Williamson BL, Marchese J, Morrice NA: Automated identification and quantification of protein phosphorylation sites by LC/MS on a hybrid triple quadrupole linear ion trap mass spectrometer. Mol Cell Proteomics. 2006, 5 (2): 337-46.
Qian WJ, Liu T, Petyuk VA, Gritsenko MA, Petritis BO, Polpitiya AD, Kaushal A, Xiao W, Finnerty CC, Jeschke MG, Jaitly N, Monroe ME, Moore RJ, Moldawer LL, Davis RW, Tompkins RG, Herndon DN, Camp DG, Smith RD, Inflammation and the Host Response to Injury Large Scale Collaborative Research Program: Large-scale multiplexed quantitative discovery proteomics enabled by the use of an (18)O-labeled "universal" reference sample. J Proteome Res. 2009, 8 (1): 290-9. 10.1021/pr800467r.
Wong JW, Sullivan MJ, Cagney G: Computational methods for the comparative quantification of proteins in label-free LCn-MS experiments. Brief Bioinform. 2008, 156-65. 2
Steen JA, Steen H, Georgi A, Parker K, Springer M, Kirchner M, Hamprecht F, Kirschner MW: Different phosphorylation states of the anaphase promoting complex in response to antimitotic drugs: a quantitative proteomic analysis. Proc Natl Acad Sci USA. 2008, 105 (16): 6069-74. 10.1073/pnas.0709807104.
Zhang Y, Wolf-Yadlin A, Ross PL, Pappin DJ, Rush J, Lauffenburger DA, White FM: Time-resolved mass spectrometry of tyrosine phosphorylation sites in the epidermal growth factor receptor signalling network reveals dynamic modules. Mol Cell Proteomics. 2005, 4 (9): 1240-50. 10.1074/mcp.M500089-MCP200.
Olsen JV, Blagoev B, Gnad F, Macek B, Kumar C, Mortensen P, Mann M: Global, in vivo, and site-specific phosphorylation dynamics in signalling networks. Cell. 2006, 127 (3): 635-48. 10.1016/j.cell.2006.09.026.
Wolf-Yadlin A, Kumar N, Zhang Y, Hautaniemi S, Zaman M, Kim HD, Grantcharova V, Lauffenburger DA, White FM: Effects of HER2 overexpression on cell signalling networks governing proliferation and migration. Mol Syst Biol. 2006, 2: 54-
Zhao X, León IR, Bak S, Mogensen M, Wrzesinski K, Højlund K, Jensen ON: Phosphoproteome analysis of functional mitochondria isolated from resting human muscle reveals extensive phosphorylation of inner membrane protein complexes and enzymes. Mol Cell Proteomics. 2011, 10 (1):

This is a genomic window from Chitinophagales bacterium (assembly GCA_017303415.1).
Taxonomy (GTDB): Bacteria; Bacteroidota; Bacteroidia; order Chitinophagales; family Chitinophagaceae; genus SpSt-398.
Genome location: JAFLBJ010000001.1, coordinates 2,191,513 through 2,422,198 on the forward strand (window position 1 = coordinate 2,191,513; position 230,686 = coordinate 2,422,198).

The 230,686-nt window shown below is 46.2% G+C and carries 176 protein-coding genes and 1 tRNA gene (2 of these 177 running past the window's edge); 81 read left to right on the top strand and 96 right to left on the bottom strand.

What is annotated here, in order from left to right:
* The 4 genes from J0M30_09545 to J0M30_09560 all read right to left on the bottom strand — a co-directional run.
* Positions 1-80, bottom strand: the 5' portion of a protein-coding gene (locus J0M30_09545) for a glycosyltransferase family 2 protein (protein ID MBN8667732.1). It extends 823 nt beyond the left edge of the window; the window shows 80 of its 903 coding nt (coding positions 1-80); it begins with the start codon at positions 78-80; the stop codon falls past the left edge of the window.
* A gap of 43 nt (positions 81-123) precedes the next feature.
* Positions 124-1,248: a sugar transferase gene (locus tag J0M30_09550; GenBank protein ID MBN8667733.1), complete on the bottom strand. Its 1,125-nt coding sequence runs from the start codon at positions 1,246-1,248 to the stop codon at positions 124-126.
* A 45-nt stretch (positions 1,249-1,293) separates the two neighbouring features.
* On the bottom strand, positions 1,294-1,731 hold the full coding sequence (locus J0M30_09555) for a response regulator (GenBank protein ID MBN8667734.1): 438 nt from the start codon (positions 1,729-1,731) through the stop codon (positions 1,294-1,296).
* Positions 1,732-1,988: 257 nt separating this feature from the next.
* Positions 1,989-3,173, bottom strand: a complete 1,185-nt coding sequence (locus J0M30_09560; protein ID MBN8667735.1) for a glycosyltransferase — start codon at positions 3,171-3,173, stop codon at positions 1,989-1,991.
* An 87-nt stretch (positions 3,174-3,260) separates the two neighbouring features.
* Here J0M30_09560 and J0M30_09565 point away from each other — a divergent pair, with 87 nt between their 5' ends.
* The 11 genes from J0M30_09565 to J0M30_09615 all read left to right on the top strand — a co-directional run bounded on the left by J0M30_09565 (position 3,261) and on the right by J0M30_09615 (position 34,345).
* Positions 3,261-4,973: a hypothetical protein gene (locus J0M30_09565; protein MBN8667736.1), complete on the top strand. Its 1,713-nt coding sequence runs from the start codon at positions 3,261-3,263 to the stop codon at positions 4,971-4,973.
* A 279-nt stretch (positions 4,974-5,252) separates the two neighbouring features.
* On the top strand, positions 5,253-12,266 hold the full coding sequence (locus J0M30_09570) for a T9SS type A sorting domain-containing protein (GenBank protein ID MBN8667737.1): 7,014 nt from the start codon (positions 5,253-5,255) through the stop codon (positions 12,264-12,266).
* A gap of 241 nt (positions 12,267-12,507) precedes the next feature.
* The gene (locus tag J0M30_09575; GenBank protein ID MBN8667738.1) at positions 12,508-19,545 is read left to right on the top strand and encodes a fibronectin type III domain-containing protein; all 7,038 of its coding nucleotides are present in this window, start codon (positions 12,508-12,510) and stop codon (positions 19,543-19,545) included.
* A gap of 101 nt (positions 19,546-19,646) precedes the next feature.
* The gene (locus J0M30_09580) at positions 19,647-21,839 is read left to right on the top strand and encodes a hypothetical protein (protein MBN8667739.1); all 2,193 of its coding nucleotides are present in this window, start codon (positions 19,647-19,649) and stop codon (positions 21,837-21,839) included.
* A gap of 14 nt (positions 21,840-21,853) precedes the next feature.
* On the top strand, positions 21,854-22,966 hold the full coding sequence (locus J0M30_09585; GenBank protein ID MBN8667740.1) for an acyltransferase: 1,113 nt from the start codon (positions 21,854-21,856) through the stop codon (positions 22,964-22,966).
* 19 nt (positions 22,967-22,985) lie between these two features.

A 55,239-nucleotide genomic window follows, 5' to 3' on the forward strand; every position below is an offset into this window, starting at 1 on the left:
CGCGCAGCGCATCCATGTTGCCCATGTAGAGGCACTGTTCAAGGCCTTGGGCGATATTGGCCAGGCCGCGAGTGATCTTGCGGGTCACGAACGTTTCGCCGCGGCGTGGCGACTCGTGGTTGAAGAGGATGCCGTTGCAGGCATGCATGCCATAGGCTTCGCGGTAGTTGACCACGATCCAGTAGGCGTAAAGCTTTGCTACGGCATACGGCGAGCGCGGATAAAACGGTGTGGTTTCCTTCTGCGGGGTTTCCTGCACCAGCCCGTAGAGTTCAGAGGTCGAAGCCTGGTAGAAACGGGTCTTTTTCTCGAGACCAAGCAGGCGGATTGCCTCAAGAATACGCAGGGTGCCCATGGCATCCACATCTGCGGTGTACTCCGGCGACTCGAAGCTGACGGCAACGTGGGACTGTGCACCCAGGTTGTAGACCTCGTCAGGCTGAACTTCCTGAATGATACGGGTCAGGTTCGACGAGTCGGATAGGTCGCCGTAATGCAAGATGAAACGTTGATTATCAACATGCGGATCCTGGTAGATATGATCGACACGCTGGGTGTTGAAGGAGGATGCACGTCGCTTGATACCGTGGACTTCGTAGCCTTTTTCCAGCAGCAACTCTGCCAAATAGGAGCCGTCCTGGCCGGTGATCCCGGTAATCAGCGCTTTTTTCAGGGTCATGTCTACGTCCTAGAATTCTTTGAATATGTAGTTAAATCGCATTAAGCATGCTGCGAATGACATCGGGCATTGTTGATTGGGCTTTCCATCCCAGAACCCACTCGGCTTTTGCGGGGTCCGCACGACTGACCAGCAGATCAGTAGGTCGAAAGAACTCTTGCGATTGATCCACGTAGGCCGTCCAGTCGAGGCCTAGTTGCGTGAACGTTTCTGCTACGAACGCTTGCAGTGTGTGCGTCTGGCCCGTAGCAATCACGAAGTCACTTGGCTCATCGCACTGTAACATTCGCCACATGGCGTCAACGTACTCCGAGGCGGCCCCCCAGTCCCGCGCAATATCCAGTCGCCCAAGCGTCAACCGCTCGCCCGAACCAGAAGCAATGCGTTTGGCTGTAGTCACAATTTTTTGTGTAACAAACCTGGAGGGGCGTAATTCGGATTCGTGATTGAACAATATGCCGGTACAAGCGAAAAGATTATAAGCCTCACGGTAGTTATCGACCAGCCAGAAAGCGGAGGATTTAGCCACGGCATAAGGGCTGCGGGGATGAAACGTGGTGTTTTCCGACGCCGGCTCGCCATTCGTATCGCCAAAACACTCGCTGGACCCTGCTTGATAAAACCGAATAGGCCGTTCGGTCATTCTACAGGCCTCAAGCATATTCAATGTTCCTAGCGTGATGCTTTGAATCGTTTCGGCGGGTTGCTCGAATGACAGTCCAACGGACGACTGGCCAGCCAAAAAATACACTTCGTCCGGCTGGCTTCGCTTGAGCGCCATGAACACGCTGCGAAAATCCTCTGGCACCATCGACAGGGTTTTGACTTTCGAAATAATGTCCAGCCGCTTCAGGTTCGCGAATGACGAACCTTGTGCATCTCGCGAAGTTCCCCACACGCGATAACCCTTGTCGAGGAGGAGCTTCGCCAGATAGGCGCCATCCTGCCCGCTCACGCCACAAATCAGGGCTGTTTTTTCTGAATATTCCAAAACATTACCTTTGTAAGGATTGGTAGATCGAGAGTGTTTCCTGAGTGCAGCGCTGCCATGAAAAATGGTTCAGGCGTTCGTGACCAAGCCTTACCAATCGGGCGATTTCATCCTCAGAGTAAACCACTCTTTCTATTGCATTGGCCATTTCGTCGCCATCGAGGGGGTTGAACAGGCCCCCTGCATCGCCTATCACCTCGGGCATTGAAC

Green DR, Kroemer G: The pathophysiology of mitochondrial cell death. Science. 2004, 305 (5684): 626-9. 10.1126/science.1099320.
Cohen P: The origins of protein phosphorylation. Nat Cell Biol. 2002, 4 (5): E127-30. 10.1038/ncb0502-e127.
Boneh A: Regulation of mitochondrial oxidative phosphorylation by second messenger-mediated signal transduction mechanisms. Cell Mol Life Sci. 2006, 63 (11): 1236-48. 10.1007/s00018-005-5585-2.
Hunter T: Signalling--2000 and beyond. Cell. 2000, 100 (1): 113-27. 10.1016/S0092-8674(00)81688-8.
Pagliarini DJ, Dixon Dixon: Mitochondrial modulation: reversible phosphorylation takes center stage?. Trends Biochem Sci. 2006, 31 (1): 26-34. 10.1016/j.tibs.2005.11.005.
Hüttemann M, Lee I, Samavati L, Yu H, Doan JW: Regulation of mitochondrial oxidative phosphorylation through cell signalling. Biochim Biophys Acta. 2007, 1773 (12): 1701-20. 10.1016/j.bbamcr.2007.10.001.
Goldenthal MJ, Marín-García J: Mitochondrial signalling pathways: a receiver/integrator organelle. Mol Cell Biochem. 2004, 262 (1-2): 1-16.
Horbinski C, Chu CT: Kinase signalling cascades in the mitochondrion: a matter of life or death. Free Radic Biol Med. 2005, 1;38 (1): 2-11.
Thomson M: Evidence of undiscovered cell regulatory mechanisms: phosphoproteins and protein kinases in mitochondria. Cell Mol Life Sci. 2002, 59 (2): 213-9. 10.1007/s00018-002-8417-7.
Hoffert JD, Pisitkun T, Wang G, Shen RF, Knepper MA: Quantitative phosphoproteomics of vasopressin-sensitive renal cells: regulation of aquaporin-2 phosphorylation at two sites. Proc Natl Acad Sci USA. 2006, 103 (18): 7159-64. 10.1073/pnas.0600895103.
Rinschen MM, Yu MJ, Wang G, Boja ES, Hoffert JD, Pisitkun T, Knepper MA: Quantitative phosphoproteomic analysis reveals vasopressin V2-receptor-dependent signalling pathways in renal collecting duct cells. Proc Natl Acad Sci USA. 2010, 107 (8): 3882-7. 10.1073/pnas.0910646107.
Pan C, Olsen JV, Daub H, Mann M: Global effects of kinase inhibitors on signalling networks revealed by quantitative phosphoproteomics. Mol Cell Proteomics. 2009, 2796-808. 12
Chen Y, Lu B, Yang Q, Fearns C, Yates JR, Lee JD: Combined integrin phosphoproteomic analyses and small interfering RNA--based functional screening identify key regulators for cancer cell adhesion and migration. Cancer Res. 2009, 69 (8): 3713-20. 10.1158/0008-5472.CAN-08-2515.
Ruttenberg BE, Pisitkun T, Knepper MA, Hoffert JD: PhosphoScore: an open-source phosphorylation site assignment tool for MSn data. J Proteome Res. 2008, 3054-9. 7
Hoffert JD, Wang G, Pisitkun T, Shen RF, Knepper MA: An automated platform for analysis of phosphoproteomic datasets: application to kidney collecting duct phosphoproteins. J Proteome Res. 2007, 3501-8. 9
Timmermann B, Kerick M, Roehr C, Fischer A, Isau M, Boerno ST, Wunderlich A, Barmeyer C, Seemann P, Koenig J, et al: Somatic mutation profiles of MSI and MSS colorectal cancer identified by whole exome next generation sequencing and bioinformatics analysis. PLoS One. 2010, 5: e15661-10.1371/journal.pone.0015661.
Schweiger MR, Kerick M, Timmermann B, Albrecht MW, Borodina T, Parkhomchuk D, Zatloukal K, Lehrach H: Genome-wide massively parallel sequencing of formaldehyde fixed-paraffin embedded (FFPE) tumor tissues for copy-number- and mutation-analysis. PLoS One. 2009, 4: e5548-10.1371/journal.pone.0005548.